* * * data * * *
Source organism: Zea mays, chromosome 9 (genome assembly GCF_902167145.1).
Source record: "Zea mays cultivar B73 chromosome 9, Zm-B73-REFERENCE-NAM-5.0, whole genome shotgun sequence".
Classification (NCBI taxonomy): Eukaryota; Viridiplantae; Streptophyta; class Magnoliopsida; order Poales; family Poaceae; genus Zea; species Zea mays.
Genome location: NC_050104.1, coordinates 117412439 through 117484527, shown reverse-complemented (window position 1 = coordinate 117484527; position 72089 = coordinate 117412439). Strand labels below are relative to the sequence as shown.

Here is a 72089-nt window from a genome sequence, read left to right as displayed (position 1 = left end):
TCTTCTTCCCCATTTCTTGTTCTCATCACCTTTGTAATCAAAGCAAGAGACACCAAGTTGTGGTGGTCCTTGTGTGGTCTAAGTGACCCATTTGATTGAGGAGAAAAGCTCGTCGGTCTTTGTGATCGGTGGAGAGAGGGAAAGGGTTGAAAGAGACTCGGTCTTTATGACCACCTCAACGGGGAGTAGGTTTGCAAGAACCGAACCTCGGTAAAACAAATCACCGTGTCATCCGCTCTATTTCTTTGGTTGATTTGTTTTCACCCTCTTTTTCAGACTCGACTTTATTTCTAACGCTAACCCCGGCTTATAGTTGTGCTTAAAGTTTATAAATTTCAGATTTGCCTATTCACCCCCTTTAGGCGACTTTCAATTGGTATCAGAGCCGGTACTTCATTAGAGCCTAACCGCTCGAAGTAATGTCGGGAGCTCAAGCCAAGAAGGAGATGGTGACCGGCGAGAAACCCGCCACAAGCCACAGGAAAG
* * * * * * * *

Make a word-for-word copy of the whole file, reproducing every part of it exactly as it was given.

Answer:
Source organism: Zea mays, chromosome 9 (genome assembly GCF_902167145.1).
Source record: "Zea mays cultivar B73 chromosome 9, Zm-B73-REFERENCE-NAM-5.0, whole genome shotgun sequence".
Classification (NCBI taxonomy): Eukaryota; Viridiplantae; Streptophyta; class Magnoliopsida; order Poales; family Poaceae; genus Zea; species Zea mays.
Genome location: NC_050104.1, coordinates 117412439 through 117484527, shown reverse-complemented (window position 1 = coordinate 117484527; position 72089 = coordinate 117412439). Strand labels below are relative to the sequence as shown.

Here is a 72089-nt window from a genome sequence, read left to right as displayed (position 1 = left end):
TCTTCTTCCCCATTTCTTGTTCTCATCACCTTTGTAATCAAAGCAAGAGACACCAAGTTGTGGTGGTCCTTGTGTGGTCTAAGTGACCCATTTGATTGAGGAGAAAAGCTCGTCGGTCTTTGTGATCGGTGGAGAGAGGGAAAGGGTTGAAAGAGACTCGGTCTTTATGACCACCTCAACGGGGAGTAGGTTTGCAAGAACCGAACCTCGGTAAAACAAATCACCGTGTCATCCGCTCTATTTCTTTGGTTGATTTGTTTTCACCCTCTTTTTCAGACTCGACTTTATTTCTAACGCTAACCCCGGCTTATAGTTGTGCTTAAAGTTTATAAATTTCAGATTTGCCTATTCACCCCCTTTAGGCGACTTTCAATTGGTATCAGAGCCGGTACTTCATTAGAGCCTAACCGCTCGAAGTAATGTCGGGAGCTCAAGCCAAGAAGGAGATGGTGACCGGCGAGAAACCCGCCACAAGCCACAGGAAAG